St. Petroc's Voluntary Aided Church of England Primary School Athelstan Park, Bodmin, Cornwall was given this title in September 1990 after the amalgamation of St. Petroc's Infant School and St. Petroc's Junior School. St. Petroc's is a large school with some 440 pupils between the ages of four and 11. Eight of its 14 governors are nominated by the Diocese of Truro or the Parochial Church Council of St. Petroc's, Bodmin.

There are a further three primary (or elementary) schools within Bodmin; Berrycoombe School in the north west corner of the town, St. Mary's Catholic Primary School and Robartes Primary Junior School, both situated west of the town centre.

Bodmin College[edit]

Bodmin College is a large state comprehensive school for ages 11–18 on the outskirts of the town and on the edge of Bodmin Moor. Its headmaster is Mr Brett Elliott. The College is home to the nationally acclaimed "Bodmin College Jazz Orchestra", founded and run by the previous Director of Music, Adrian Evans, until 2007 and more recently, by the current Director, Ben Vincent.Bodmin College

In 1997, Systems & Control students at Bodmin College constructed Roadblock, a robot which entered and won the first series of Robot Wars and was succeeded by "The Beast of Bodmin" (presumably named after the phantom cat purported to roam Bodmin Moor).

The School also has one of the largest sixth forms in the county.

Transport[edit]

Bodmin Parkway railway station is served by main line trains and is situated on the Cornish Main Line about 3½ miles (5½ km) south-east from the town centre. A heritage railway, the Bodmin and Wenford Railway, runs from Bodmin Parkway station via Bodmin General railway station to Boscarne Junction where there is access to the Camel Trail. The bus link to Bodmin, Wadebridge and Padstow starts from outside the main entrance of Bodmin Parkway.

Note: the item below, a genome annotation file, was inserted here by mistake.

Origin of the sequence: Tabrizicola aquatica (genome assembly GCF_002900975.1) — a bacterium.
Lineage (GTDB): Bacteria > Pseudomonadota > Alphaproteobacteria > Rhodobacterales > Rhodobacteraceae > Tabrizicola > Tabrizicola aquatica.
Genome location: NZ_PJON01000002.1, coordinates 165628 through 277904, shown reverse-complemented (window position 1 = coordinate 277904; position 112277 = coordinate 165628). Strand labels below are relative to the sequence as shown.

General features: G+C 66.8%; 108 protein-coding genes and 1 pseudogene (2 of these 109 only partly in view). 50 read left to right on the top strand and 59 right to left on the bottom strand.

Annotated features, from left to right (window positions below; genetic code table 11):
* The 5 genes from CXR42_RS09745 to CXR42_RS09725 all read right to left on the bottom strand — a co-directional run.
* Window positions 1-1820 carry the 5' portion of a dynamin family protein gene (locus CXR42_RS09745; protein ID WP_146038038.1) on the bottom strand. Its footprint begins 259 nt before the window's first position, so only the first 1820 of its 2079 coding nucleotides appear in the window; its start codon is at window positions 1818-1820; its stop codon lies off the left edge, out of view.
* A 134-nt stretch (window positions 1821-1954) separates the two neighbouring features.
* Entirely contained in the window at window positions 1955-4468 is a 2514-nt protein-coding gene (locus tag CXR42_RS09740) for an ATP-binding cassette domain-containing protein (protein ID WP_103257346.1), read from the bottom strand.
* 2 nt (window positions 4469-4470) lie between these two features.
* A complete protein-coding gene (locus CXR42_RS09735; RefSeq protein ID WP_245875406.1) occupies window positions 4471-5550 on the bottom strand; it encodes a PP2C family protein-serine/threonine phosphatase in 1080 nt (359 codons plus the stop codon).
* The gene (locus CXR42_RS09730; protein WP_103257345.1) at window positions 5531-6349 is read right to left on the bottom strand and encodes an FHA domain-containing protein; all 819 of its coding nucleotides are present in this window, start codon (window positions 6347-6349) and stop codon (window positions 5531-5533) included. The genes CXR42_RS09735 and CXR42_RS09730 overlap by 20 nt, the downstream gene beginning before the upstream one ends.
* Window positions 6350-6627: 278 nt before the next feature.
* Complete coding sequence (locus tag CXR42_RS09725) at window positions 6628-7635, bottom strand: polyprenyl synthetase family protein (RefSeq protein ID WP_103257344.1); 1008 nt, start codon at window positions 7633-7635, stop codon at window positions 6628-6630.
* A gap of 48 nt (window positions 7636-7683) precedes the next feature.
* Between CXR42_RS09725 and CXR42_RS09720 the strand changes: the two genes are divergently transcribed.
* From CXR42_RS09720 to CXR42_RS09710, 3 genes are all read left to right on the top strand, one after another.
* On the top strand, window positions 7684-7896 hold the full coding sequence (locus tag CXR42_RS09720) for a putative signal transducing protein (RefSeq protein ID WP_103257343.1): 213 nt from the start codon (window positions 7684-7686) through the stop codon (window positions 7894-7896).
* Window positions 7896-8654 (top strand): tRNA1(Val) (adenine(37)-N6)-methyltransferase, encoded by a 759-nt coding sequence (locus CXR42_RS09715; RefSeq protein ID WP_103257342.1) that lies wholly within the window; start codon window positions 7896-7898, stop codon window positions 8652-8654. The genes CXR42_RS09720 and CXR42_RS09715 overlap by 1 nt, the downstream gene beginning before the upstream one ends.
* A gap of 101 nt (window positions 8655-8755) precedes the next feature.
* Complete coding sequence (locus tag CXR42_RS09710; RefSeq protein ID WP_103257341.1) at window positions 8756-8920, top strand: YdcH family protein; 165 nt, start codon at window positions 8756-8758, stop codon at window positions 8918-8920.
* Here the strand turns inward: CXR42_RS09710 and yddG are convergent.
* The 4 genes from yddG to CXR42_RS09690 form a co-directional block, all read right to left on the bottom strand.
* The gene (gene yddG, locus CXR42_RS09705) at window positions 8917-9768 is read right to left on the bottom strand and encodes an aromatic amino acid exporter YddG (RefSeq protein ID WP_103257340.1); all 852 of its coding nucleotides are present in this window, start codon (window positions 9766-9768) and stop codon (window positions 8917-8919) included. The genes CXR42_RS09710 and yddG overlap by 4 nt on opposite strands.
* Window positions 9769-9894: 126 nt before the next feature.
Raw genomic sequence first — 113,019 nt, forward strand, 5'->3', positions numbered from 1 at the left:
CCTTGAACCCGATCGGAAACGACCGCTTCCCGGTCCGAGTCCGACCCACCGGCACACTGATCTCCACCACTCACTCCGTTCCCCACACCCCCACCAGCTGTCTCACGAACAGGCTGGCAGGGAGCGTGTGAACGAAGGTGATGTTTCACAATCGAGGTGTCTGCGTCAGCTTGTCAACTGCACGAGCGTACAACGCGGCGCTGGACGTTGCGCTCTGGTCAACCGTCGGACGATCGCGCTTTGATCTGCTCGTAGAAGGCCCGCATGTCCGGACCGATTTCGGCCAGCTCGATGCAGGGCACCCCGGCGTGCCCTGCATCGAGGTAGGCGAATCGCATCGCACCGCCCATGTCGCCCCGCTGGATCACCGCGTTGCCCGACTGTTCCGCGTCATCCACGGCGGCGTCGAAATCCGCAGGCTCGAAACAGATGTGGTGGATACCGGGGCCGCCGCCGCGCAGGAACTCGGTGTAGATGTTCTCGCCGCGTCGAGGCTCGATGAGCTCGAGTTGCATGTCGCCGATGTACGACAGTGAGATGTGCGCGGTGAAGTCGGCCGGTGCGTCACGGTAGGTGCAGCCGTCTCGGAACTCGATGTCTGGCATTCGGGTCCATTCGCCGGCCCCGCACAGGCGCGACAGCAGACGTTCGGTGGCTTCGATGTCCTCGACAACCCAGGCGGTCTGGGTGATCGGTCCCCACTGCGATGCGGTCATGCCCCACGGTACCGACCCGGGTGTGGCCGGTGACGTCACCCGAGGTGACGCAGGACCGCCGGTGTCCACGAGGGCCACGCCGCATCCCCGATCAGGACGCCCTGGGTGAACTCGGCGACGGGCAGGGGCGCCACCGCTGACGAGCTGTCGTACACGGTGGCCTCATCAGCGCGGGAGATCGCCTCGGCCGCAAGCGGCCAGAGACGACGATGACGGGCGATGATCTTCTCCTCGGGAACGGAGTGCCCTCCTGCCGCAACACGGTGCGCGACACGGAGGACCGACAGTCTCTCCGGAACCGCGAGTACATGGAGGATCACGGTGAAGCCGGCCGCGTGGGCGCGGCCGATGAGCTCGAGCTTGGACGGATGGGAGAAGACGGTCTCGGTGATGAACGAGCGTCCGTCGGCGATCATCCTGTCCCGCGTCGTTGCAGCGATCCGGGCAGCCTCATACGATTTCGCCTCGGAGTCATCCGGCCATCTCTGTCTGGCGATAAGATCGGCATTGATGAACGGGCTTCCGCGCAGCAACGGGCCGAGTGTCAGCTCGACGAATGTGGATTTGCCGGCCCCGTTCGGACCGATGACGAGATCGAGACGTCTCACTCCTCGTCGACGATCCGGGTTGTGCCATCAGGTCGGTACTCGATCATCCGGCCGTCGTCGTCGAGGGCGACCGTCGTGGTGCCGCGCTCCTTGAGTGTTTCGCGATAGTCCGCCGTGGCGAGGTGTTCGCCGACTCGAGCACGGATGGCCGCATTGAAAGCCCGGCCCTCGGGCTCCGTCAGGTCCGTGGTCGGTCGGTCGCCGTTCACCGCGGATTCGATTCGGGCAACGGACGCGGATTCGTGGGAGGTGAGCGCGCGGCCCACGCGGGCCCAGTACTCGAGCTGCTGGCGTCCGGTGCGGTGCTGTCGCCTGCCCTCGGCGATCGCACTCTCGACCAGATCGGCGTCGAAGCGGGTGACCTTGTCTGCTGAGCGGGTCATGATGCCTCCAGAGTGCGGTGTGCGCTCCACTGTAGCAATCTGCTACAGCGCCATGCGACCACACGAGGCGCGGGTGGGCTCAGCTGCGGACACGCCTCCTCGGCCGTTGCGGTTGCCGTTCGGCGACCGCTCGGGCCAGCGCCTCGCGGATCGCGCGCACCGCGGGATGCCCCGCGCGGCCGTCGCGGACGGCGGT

Bus and coach services connect Bodmin with other districts of Cornwall and Devon.

Sport and leisure[edit]

Bodmin has a Non-League football club Bodmin Town F.C. who play at Priory Park.

The Royal Cornwall Golf Club (now defunct) was located on Bodmin Moor. It was founded in 1889. The club disappeared following WW2. [22]

Media[edit]

Newspapers

The Cornish Guardian is a weekly newspaper: it is published, on a Friday in 7 separate editions, including the Bodmin edition.

Radio

Bodmin is the home of NCB Radio, an Internet radio station which aims to bring a dedicated station to North Cornwall.

Notable people[edit]

See also Category:People from Bodmin

Town twinning[edit]

Bodmin is twinned with Bederkesa in Germany; Grass Valley, in California, United States; and Le Relecq-Kerhuon (Ar Releg-Kerhuon in Brittany, France.[citation needed]

Official heraldry[edit]

W. H. Pascoe’s 1979 A Cornish Armory gives the arms of the priory and the monastery and the seal of the borough.

  • Seal - a king enthroned; legend: Sigill comune burgensium bodmine
  • Priory - Azure three salmon naiant in pale Argent
  • Monastery - Or on a chevron Azure between three lion's heads Purpure three annulets Or

Official events[edit]

On Halgaver Moor (Goats' Moor) near Bodmin there was once an annual carnival in July which was on one occasion attended by King Charles II.[24]

Bodmin Riding, a horseback procession through the town, is a traditional annual ceremony.

'Beating the bounds' and 'hurling'[edit]